February 16, 2006 Thursday
A home invasion and attack near Duluth a week ago has set off a political firestorm that may reach all the way to China.
Peter Yuan Li said he was tied up and beaten in his Chatburn Way home by several men on Feb. 8. The men spoke Korean and Mandarin and left behind certain valuables, including a camcorder and television, but took his computers, a phone and his wallet, according to Li. They also demanded unspecified documents and pried open two file cabinets, he said.
But Li claims it was no ordinary robbery. The culprits, he said, were Chinese agents who targeted him because of his work with The Epoch Times international newspaper and its Internet site, which is affiliated with the Falun Gong spiritual movement.
The Chinese government has brutally clamped down on Falun Gong practices and branded it a [Chinese Communist regime's slanderous words]. Li, a practitioner of Falun Gong, said the newspaper is highly critical of China's communist government and its dismal human rights record.
"It was a warning," said the China-born Li, 41, who moved to the United States in 1987 and is a naturalized U.S. citizen. "They did this because of the work I do promoting human rights."
The FBI is looking into the incident for possible civil rights violations, but a spokesman declined to say whether the Chinese government might be involved. The attack is still under investigation by the Fulton County Police Department.
Li, though, has no doubt who is behind the attack.
Li's ordeal began a week ago, while he was at the home he shares with his wife and two children. Between 11 a.m. and noon, he said, someone knocked on his door and a man said it was a water delivery. Li said he hadn't ordered water but when he opened the door another man, who was hidden, jumped out and the two pushed him back into his house. His attackers had a knife and a gun.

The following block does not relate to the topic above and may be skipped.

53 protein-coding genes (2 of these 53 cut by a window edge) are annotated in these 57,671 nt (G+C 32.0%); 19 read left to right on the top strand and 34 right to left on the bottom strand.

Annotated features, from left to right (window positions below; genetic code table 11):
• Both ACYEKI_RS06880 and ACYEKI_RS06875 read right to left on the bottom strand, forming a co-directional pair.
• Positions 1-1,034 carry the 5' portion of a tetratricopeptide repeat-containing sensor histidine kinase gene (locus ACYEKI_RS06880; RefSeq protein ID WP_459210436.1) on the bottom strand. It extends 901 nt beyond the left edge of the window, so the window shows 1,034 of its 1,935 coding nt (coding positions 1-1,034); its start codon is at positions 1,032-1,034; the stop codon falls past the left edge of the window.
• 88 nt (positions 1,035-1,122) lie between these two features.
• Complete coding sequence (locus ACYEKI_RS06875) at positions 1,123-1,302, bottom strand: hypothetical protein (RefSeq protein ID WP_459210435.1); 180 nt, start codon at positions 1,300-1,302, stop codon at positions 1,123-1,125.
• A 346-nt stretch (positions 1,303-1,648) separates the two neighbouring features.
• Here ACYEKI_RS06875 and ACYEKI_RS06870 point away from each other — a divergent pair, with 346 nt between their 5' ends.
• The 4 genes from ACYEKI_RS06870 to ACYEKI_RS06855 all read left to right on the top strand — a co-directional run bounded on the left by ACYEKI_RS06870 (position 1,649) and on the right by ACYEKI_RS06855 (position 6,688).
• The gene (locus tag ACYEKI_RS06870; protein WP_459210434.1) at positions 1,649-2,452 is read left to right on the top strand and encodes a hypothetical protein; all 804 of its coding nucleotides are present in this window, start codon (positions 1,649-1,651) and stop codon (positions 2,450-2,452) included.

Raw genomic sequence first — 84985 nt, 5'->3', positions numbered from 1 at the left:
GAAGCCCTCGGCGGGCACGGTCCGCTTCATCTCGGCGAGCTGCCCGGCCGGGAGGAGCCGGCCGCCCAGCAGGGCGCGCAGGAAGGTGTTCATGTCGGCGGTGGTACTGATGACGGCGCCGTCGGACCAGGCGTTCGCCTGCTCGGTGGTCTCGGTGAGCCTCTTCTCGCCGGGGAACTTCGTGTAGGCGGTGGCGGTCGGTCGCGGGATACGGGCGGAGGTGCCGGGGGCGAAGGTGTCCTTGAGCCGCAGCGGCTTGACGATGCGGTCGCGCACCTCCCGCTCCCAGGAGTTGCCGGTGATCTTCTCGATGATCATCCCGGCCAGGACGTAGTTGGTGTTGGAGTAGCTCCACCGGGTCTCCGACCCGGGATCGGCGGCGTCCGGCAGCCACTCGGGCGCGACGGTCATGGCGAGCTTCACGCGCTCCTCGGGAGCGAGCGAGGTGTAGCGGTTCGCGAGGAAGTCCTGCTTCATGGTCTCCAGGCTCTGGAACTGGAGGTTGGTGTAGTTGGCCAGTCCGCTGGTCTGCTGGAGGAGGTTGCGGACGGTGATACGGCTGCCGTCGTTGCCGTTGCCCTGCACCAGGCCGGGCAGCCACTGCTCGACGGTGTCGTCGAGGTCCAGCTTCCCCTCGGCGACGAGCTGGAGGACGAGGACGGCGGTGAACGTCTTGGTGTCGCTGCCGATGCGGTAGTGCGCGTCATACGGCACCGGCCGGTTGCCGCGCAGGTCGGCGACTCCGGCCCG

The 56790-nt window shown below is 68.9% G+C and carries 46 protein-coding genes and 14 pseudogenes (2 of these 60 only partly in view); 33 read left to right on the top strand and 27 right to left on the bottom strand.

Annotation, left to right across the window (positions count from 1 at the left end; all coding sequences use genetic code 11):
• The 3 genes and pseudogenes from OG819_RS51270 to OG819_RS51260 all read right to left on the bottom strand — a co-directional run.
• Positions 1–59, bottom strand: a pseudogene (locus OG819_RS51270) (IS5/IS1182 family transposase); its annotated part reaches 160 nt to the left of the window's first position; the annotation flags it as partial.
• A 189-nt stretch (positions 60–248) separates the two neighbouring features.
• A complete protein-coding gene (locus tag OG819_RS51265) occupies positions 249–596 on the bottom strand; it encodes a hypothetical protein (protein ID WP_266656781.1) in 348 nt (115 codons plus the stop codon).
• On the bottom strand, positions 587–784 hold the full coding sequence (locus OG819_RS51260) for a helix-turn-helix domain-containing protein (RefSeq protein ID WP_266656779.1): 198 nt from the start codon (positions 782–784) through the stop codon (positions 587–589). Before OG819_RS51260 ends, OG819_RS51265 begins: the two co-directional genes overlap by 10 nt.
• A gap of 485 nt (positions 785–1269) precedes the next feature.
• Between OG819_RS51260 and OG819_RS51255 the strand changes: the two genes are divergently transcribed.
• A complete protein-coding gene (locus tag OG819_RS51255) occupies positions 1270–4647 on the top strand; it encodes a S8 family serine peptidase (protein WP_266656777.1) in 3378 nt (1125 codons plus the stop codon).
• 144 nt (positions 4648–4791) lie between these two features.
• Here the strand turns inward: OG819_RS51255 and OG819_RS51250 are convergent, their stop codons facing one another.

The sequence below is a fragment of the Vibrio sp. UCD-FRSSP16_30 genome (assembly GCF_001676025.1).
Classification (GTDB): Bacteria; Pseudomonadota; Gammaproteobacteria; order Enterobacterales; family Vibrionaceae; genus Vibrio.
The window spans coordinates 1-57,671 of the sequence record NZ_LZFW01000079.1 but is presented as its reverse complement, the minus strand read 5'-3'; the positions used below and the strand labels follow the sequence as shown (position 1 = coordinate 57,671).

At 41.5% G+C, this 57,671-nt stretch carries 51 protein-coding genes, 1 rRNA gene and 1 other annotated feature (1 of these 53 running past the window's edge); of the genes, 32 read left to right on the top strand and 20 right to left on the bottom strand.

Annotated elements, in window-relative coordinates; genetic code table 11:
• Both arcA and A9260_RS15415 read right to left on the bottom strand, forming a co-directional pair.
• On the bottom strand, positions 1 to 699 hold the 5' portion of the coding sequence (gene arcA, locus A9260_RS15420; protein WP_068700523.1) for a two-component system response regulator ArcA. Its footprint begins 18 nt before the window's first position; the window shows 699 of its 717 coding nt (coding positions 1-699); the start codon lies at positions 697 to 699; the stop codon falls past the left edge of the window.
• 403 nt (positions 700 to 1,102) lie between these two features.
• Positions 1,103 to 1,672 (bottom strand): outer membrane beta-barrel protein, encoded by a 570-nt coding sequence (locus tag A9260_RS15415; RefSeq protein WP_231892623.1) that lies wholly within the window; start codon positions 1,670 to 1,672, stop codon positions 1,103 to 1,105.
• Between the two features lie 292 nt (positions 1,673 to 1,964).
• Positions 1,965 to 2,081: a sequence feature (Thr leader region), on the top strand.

He was knocked to the floor, blindfolded and covered with a quilt. "I was scared," Li said as he recalled the terrifying morning. "They were strong. I couldn't breathe. I became weak and they started to beat me."
They used duct tape to cover his mouth and tied him up. At one point, he said, one or two other men came in the house. One, Li said, spoke Chinese and asked him about the location of a safe. Li said he doesn't have a safe, but could hear them searching through his file cabinets.
He said relatives who still live in China also have been harassed. Li doesn't ask them about details for fear it might make their situation worse, but his family has told him they think he's "taking the right course and they support me."
Reporters Without Borders, a Paris-based press freedom group, has seen attacks on Falun Gong members in South Africa, Hong Kong and Australia, but said the one in metro Atlanta might be the most serious yet.
"We are definitely intrigued by the circumstances in which the attack occurred," said Lucie Morillon, the Washington representative.
Annette Guo Jun, a chief editor of the Chinese language edition of The Epoch Times who lives in Maryland, said in a telephone interview that Li had worked for the publication for several years.
Speaking through an interpreter, Jun said she "felt shocked at how the communist people can attack Falun Gong practitioners on U.S. soil."
Her son, Rocky Liao, who served as her interpreter, said they both were worried about their own safety "since we don't know what they're going to do next. The communists are trying to intimidate Falun Gong practitioners and also people they dislike in the U.S. In China, they control the entire media."
In fact, several U.S. technology companies, including Yahoo Inc. and Google Inc., have come under intense criticism for agreeing to China's demands to censor Internet content in return for entrance into the lucrative Chinese market.
The Associated Press and Dow Jones News Service contributed to this article.
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